Citation, Documentation of Sources
Q. My students are trying to figure out how to properly cite the Mayflower Compact (1620), and we cannot figure it out! Do you have any insight?
A. For a passing mention, you’ve cited the Mayflower Compact simply by giving it a name and a date; it’s a famous document, and it’s the only one from 1620 known by that title (which you’ve styled correctly; see CMOS 8.80). To cite it more formally, you’d have to specify which version of the text you consulted. The original document was lost, so you’d need to rely on a transcription. The earliest versions were transcribed by William Bradford, a signatory to the original compact who went on to serve as governor of Plymouth Colony. But you don’t have to go that far.
Yale Law School offers a transcription of the Mayflower Compact online. You could cite that page as your source (see CMOS 14.207), but it would be better to consult the source relied on for that text, rather than assume that it’s been transcribed correctly. Fortunately, the source is cited at the bottom of the page: The Federal and State Constitutions, Colonial Charters, and Other Organic Laws of the States, Territories, and Colonies Now or Heretofore Forming the United States of America, a book compiled by Francis Newton Thorpe and published by the US Government Printing Office in 1909.
Most books by the US government are in the public domain, as are many older books. The Internet Archive and Google Books can be good places to find and consult scanned reproductions of such out-of-copyright works; these can be cited as if you consulted the physical object. A little digging at the Internet Archive for the book cited at the Yale page will reveal that it was published in seven volumes, organized by US states.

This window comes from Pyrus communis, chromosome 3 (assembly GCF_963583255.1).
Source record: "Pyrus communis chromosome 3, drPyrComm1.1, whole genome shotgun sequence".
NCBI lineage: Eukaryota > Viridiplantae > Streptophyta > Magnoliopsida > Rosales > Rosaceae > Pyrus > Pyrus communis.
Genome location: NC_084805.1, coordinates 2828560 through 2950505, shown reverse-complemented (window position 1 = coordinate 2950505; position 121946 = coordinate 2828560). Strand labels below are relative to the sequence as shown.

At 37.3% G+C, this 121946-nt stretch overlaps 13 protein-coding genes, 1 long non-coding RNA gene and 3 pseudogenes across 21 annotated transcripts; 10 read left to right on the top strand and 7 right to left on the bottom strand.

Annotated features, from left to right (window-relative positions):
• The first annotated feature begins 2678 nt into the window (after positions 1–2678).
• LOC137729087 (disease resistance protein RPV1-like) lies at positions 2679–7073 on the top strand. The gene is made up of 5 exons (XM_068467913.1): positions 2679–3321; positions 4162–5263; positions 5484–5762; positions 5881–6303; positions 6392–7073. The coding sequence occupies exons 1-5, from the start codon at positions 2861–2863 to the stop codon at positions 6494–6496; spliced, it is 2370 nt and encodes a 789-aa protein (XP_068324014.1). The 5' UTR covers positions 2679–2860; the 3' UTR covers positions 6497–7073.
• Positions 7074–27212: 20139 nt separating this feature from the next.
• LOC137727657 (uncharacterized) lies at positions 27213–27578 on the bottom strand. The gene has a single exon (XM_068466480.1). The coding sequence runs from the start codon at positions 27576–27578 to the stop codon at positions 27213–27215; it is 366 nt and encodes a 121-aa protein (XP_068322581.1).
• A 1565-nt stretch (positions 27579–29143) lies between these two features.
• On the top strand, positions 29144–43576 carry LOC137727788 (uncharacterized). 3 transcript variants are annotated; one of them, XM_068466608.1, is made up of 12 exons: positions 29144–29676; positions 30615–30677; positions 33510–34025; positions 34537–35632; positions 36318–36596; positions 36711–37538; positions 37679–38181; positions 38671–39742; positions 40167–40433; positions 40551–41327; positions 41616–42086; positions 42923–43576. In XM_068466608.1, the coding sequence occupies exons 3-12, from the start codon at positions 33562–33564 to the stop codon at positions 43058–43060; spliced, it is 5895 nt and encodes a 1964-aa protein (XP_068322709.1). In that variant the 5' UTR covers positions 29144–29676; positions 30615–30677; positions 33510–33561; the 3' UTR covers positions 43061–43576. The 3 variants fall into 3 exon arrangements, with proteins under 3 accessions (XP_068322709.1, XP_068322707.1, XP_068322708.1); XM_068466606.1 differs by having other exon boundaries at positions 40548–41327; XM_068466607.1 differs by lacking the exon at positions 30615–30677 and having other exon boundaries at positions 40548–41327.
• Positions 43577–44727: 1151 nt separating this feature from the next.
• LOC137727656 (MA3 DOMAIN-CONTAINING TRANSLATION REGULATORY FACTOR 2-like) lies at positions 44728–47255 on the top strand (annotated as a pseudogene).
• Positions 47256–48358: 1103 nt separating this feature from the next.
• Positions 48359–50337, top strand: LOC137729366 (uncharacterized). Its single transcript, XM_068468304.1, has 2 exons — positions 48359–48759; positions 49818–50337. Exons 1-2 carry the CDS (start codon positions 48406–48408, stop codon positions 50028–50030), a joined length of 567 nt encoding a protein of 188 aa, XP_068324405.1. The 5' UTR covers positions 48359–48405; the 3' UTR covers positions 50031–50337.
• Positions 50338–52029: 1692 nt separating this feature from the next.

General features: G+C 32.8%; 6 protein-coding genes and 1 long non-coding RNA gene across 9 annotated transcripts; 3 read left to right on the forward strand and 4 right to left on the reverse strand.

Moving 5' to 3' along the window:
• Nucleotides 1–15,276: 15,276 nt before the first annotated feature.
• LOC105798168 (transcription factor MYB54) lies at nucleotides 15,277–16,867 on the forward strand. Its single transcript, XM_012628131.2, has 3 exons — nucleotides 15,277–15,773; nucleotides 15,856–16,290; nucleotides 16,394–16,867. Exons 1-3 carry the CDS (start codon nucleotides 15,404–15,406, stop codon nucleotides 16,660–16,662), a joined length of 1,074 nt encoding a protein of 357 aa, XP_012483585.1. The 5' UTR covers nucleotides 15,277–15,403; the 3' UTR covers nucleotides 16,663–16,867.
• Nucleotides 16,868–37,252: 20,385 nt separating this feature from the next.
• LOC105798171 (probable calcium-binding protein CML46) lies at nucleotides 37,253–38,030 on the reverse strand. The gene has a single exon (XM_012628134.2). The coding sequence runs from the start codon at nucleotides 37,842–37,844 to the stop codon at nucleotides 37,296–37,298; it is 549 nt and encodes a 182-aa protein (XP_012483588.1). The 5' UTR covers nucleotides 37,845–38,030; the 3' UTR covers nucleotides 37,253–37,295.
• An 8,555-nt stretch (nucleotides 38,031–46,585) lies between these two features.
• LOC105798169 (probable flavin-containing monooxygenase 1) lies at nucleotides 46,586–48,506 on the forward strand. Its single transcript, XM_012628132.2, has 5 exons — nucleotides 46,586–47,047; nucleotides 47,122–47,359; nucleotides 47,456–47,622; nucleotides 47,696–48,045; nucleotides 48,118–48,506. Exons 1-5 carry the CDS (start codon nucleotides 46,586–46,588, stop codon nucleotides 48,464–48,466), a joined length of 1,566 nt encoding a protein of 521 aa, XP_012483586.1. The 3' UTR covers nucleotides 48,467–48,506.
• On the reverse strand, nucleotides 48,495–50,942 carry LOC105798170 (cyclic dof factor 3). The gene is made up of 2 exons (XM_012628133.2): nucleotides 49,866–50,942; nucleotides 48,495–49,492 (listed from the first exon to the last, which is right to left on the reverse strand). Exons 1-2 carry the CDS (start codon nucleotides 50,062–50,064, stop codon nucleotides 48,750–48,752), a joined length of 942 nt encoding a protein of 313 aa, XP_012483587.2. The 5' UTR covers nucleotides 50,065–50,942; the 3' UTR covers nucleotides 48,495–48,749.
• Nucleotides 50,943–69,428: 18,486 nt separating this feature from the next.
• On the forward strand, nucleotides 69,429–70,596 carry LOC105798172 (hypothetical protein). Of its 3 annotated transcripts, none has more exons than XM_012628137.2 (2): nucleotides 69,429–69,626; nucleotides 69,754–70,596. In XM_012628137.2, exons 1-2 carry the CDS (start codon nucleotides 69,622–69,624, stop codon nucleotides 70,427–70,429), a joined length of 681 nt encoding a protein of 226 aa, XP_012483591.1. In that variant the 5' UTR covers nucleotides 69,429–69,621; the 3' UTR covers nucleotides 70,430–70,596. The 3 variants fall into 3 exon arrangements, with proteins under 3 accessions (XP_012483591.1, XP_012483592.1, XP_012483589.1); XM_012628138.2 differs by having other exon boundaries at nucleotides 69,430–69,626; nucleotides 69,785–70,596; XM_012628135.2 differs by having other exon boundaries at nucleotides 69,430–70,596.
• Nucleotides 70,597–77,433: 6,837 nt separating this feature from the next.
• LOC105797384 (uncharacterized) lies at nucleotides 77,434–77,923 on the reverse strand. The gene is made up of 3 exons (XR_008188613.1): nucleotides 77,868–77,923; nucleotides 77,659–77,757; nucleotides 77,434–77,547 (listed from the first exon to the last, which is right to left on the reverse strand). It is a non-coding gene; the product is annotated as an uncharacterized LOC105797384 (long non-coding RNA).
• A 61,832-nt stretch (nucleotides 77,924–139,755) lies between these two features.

The first volume includes a table of contents. There you’ll find, listed under Massachusetts, “Agreement between the settlers at New Plymouth—1620” (the original name of the compact). Massachusetts is covered in volume 3. Click through to page 1841 (the page listed in the table of contents), and there it is:
At the bottom of that page, an asterisked footnote cites “William Bradford’s Plimouth Plantation” as the source of the text; a lettered footnote explains the circumstances under which the compact was written and signed. Again, you don’t need to track down Bradford’s original transcription. Instead, you could stop here and consider your work done. Here’s what the citation would look like:
“Agreement between the Settlers at New Plymouth—1620.” In The Federal and State Constitutions, Colonial Charters, and Other Organic Laws of the States, Territories, and Colonies Now or Heretofore Forming the United States of America, compiled and edited by Francis Newton Thorpe, vol. 3, p. 1841. Washington, DC: Government Printing Office, 1909.
Note that we’ve used the abbreviation “p.” (page) to make sure “1841” isn’t mistaken for a year. This is usually unnecessary in a Chicago-style citation, but it’s never wrong to provide clarity where needed. Note also that we’ve added a comma after “Constitutions” in the title of the book; that comma doesn’t appear in the source, but it’s clearly intended (on the book’s title page there’s a line break instead of a comma). See also CMOS 8.165 (for permissible changes to titles) and 14.107 (for citing a contribution to a multiauthor book).